"They Knew Lincoln" by John E. Washington’s recounts the complex relationship between Lincoln and Washington’s African-American community. Kate Masur, a professor of history at Northwestern University, facilitated the reissue of the book for the first time since the original run in 1942. This edition includes a new introduction by Masur on John E. Washington and the Washington, D.C., he knew. Here, she offers a preview.
On December 19, 2017, visitors to the Ford’s campus heard from people who were witnesses to the Lincoln assassination events of 1865. Visitors found four iPads on music stands around the campus featuring audio of our staff members reading first-person accounts from five people from the time. Read about our second round of ideas testing for our latest prototyping project.
How auspicious that Ford’s is hosting the American Premiere of Jefferson’s Garden, a major new play by British-American playwright Timberlake Wertenbaker. Hailed as an “exhilarating,” epic work about America’s Revolutionary War and slavery when it premiered on London’s West End in 2015, Jefferson’s Garden poses stakes even more potent and alive here in Washington, D.C., in 2018.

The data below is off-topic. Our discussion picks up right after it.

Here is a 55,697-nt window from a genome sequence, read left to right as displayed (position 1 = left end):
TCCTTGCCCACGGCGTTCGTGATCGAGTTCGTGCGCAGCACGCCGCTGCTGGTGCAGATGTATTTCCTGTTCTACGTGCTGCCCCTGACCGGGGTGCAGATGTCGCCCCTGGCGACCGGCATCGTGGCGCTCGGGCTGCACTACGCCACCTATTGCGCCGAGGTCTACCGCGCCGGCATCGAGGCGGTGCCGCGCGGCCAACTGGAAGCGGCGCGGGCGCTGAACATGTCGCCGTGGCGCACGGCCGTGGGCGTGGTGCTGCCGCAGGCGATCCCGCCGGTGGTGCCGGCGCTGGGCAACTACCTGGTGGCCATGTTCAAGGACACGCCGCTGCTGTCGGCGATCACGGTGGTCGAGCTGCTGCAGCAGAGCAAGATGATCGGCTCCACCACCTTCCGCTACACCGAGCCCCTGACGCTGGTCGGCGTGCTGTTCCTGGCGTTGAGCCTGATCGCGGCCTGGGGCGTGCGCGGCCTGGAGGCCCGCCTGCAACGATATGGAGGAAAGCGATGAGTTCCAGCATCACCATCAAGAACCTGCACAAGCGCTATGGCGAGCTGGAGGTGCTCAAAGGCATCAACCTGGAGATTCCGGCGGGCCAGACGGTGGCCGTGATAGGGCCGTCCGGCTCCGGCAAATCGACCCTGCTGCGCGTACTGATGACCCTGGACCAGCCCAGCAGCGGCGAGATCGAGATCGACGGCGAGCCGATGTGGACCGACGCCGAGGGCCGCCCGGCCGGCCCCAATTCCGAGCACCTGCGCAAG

At Ford’s Theatre, we often face an interesting dilemma when presenting plays and musicals that have ties to history. Because Ford’s is inextricably tied to our national history with the assassination of Abraham Lincoln on April 14, 1865, many in expect any aspect of American history portrayed on our stage to be 100 percent truthful to the facts. Patrick Pearson discusses.
Ford's Theatre has made it a priority to increase access to the historic site. As part of an Institute of Museum and Library Services (IMLS) Museums Empowered grant, we hosted a two-day workshop with leaders in the field of museum accessibility to evaluate our site needs and brainstorm solutions. Read about what we learned and how it helped us develop a roadmap of solutions to implement in the future.